Of the last few years, I have pushed hard against using jQuery. Simply put, most browsers have solid support for new technologies that emulate many of the great features of jQuery. Those native features do it faster, better, and require less code. Remove jQuery and you remove 30+kb of resource load.
I have pushed against Bootstrap. It is a large beast of a library when most sites that include it use it for a grid system and not much else. A grid system can be written in less than 100 lines of CSS that’ll achieve the needs of your site specifically, so why include 200+kb of resources?
I have pushed against WordPress. It’s not good for the developer and offers a not-great experience for the client. There are better CMSs.
So this Summer and Fall, I decided to dabble.
I hadn’t built a website on WordPress in many years. The last one I built was before ACF took off. So I built a client a site in WP and I didn’t hate it. Much of what I have said against WP remains true. Especially after launching a large site on Craft earlier this year. But, for what it does well, it does well. Build a couple of custom plugins was a breeze. ACF made storing complex data from two third-party sources easy and displaying it easier.
I have never used Bootstrap but always maintained that it is best suited for prototyping and administration panels. So as I started building an admin panel for a current project, I decided to try Bootstrap. And I didn’t hate it. There are parts that I won’t touch. The grid system is actually one of them. The spacing utility classes, while useful if you are not writing a lick of CSS, are another. But, the component structure isn’t far from something like Atomic CSS and is actually a welcome thing for the needs of the project. Unfortunately, it requires that the page resources weigh over 300kb, which means I will likely scrap Bootstrap in a few weeks and rewrite with my own CSS.
We must, as developers, not become set in our ways and get dogmatic about certain things. There are things that we should be more opinionated about than others. I wasn’t necessarily wrong with either WordPress or Bootstrap. But, now that I have worked more with each, I can see the lure of them when it comes to getting something done quick and dirty. Atop that, I now have a more solid argument against some points of them.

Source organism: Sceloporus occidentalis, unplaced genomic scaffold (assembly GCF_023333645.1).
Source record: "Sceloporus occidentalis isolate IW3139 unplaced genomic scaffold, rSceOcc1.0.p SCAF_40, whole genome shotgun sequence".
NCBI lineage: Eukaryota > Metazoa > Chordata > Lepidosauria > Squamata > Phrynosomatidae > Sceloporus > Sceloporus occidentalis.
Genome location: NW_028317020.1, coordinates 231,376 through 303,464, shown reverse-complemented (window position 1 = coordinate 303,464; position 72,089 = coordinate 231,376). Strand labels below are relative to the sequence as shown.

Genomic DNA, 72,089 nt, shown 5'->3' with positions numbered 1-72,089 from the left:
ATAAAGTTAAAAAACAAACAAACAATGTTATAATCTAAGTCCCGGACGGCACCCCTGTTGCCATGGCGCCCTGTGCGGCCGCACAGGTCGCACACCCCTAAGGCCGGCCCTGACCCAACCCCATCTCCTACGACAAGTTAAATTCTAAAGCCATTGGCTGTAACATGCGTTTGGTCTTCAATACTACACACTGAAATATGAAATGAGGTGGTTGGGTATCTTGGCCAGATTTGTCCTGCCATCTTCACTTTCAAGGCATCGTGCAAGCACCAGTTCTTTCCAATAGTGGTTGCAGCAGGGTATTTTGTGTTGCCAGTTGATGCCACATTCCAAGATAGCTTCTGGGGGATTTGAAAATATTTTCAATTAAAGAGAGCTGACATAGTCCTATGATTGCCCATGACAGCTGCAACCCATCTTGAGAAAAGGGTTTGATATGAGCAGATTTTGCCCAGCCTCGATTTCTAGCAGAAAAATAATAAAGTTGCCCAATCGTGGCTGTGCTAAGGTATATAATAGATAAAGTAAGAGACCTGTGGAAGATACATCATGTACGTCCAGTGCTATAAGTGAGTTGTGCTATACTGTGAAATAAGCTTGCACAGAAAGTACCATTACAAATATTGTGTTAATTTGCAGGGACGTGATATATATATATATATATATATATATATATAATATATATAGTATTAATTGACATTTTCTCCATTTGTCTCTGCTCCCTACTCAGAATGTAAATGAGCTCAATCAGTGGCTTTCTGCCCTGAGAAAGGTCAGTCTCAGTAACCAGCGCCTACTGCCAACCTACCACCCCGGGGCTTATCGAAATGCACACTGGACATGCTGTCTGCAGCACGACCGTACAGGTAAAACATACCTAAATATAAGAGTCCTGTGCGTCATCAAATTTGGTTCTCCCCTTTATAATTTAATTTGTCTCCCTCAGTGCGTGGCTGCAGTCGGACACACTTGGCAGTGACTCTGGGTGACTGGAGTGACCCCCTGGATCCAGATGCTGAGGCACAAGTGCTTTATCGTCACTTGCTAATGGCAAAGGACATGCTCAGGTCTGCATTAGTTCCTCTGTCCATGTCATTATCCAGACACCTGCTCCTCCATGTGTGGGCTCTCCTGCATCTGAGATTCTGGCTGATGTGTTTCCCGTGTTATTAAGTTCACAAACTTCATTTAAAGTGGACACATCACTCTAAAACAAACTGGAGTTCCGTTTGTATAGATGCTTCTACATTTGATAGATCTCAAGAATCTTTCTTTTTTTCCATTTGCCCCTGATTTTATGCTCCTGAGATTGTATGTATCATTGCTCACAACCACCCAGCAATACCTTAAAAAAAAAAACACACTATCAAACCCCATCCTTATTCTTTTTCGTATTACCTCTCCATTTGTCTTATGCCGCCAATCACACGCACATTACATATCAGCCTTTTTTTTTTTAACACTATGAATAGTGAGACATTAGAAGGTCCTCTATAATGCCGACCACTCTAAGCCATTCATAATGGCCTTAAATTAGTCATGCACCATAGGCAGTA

So if you haven’t dabbled with something in a while or at all, maybe try. You may learn a few things.
There’s no such thing as a laptop replacement, and if there were, the iPad isn’t meant to be one.
Golly, I’ve been thinking the same thing since WWDC. As all the reviews of the new iPads and of iOS 11 have been hitting, the age-old— well, seven year old question has been iterated again and again. Is this the iPad that finally kills the laptop?
Seldom does the writer acknowledge that they mean “is this the iPad that finally kills my laptop?” It’s a very personal question. Apple sells many different computers.
For many, the iPhone is the only computer they need. They scroll through Facebook, reading articles and liking photos. They message their friends. They respond to the occasional email. They watch Hulu and Netflix. My wife is usually in this camp. Perfectly comfortable to never grab a bigger screen.
For others, very powerful, customizable computers are required. Video editing, graphic design, photo editing, and more. They can do everything and more on their MacBook or iMac.
And then there are those that are happy with their iPhone, but sometimes or even often need a larger display. They may use a word processor. They may communicate much more and desire a bigger software keyboard. They may even prefer a Bluetooth keyboard. They may build websites. Or design websites. Or edit photos and video.
Consumers pick the computers that suit their needs. You may find that you can do everything you need on an iPhone. You may want a bigger screen, but more portability than a laptop. Or you may need much more power for your day-to-day tasks.
For me, I haven’t touched my Mac in over a week. I haven’t needed to. I’ve found Web Tools, Coda, and a Droplet to be all I need to get my job done. Most of that time, it has been a 12.9" iPad Pro that has done the job, with an iPhone stepping in occasionally to handle an email or text message.
Is the iPad the computer for you? You won’t know unless you try.
DirecTV has announced that they will only support Internet Explorer starting in July. Sorry, my bad. They will only support Chrome. Still, just as bad a move.
When jQuery first came out in 2006, it was built around browser-detection based forking. If IE, do things this way; if Firefox, do things this way. It wasn’t long before they abandoned that and went to feature-detection. If the browser supported this feature, do things this way; otherwise, do things this way.
When iPhones first hit, the popular thing was to look for a user-agent string that included iPhone. If present, deliver an iPhone experience. Then responsive web design hit in 2010 and we started targeting screen dimensions.
This was the push for the longest time. Get away from detecting browsers and specific devices. Look instead at what the browser and device are capable of, and progressively enhance the UX from there. Build for the lowest common denominator.
And, to make matters worse, we are starting to see developers getting back to supporting specific browsers. When your front-end uses very specific, new technologies, that is the choice a developer has to make. Either a) don’t use it, as the support isn’t great yet; b) use progressive enhancement and provide a feature when available; c) find a polyfill to provide support to the greatest number of users. There should be no d) only support Chrome.
If you don’t learn your history, you are damned to repeat it.